Virtual Study Visit – Reflection

ETL 507 – Reflection of Virtual Study Visit

The virtual study visits were a fascinating way for an emerging teacher librarian to gain insight into the daily operations of various information agencies, understand how they dealt with the COVID 19 lockdowns and identify the strategies they used to promote literacy development.  All the educational institutions had similar goals of promoting learning and providing access to reliable and accurate information.  These goals were evident through the presence of specifically curated collections, provision of various forms of learning technology and the furnishing of various spaces to meet the needs of teaching and learning.   

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A central theme from these sessions was how institutions adapted their library services to remote learning.  Victoria University, University of Newcastle and William Angliss TAFE used innovative technologies to transform the processes in which their libraries provided information to their students offsite.  The creation of online videos, LibChats and virtual help desks gave students the synchronous assistance they needed to navigate the digital resources in lieu of on site help.  These services obviously met a great patron need and their uptake showed that it WAS the provision of assistance that is important, rather than the method in which it is delivered.  But whilst digital technologies proved useful in developing student information literacy, especially in a digitally centric collection, my experience as a teacher librarian has shown me that there is definitely scope for more  explicit instruction so that students have the skills to seek, find, access and use information in a digital context!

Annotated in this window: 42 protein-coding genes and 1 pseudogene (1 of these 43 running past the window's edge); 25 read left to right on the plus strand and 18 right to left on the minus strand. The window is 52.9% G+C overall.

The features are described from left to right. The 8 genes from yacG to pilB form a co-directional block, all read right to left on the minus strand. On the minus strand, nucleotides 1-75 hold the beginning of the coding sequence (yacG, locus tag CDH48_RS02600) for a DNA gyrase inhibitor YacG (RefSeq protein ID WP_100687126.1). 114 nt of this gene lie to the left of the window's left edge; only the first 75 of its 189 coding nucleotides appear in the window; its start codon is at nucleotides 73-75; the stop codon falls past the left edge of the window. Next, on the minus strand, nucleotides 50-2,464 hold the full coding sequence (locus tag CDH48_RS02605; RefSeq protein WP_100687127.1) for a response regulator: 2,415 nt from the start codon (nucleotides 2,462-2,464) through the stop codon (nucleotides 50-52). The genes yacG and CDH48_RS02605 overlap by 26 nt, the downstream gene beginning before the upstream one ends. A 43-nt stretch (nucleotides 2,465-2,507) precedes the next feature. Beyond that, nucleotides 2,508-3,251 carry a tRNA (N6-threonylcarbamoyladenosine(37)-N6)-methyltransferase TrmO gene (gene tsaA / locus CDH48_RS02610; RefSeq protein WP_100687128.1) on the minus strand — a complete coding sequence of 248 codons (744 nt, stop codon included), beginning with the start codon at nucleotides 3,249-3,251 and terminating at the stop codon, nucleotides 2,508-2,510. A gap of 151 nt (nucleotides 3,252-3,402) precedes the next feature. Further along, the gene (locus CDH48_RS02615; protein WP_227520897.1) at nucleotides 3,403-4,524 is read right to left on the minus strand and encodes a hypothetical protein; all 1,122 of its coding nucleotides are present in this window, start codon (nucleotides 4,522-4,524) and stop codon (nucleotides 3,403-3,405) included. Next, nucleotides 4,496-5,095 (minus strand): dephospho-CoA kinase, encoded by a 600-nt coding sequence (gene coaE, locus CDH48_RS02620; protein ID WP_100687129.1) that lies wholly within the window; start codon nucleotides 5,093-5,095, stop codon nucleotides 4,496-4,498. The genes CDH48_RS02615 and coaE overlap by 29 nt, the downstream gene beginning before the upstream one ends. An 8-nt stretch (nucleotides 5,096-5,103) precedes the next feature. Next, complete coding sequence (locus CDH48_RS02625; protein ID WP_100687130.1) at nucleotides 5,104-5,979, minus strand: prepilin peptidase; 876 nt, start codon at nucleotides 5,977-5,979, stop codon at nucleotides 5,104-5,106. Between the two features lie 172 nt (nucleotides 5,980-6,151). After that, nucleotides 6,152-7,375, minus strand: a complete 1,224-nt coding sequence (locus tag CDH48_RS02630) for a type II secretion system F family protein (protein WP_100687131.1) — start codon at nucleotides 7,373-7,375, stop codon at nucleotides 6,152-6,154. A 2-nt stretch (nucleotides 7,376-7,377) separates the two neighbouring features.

This instruction is essential especially with University of Newcastle’s strategic goal to have a digital focus to their collection.  Whilst this correlates to the cognitive needs of tertiary students, it did not meet the developmental and behavioural needs of high school students.  Strong digital literacy requires a base of strong print literacy, yet it was astounding to see that none of the educational institutions had a robust fiction collection.  From a literacy perspective, this lack of fiction and promotion of recreational reading is contrary in communities that promote literacy and lifelong learning.    


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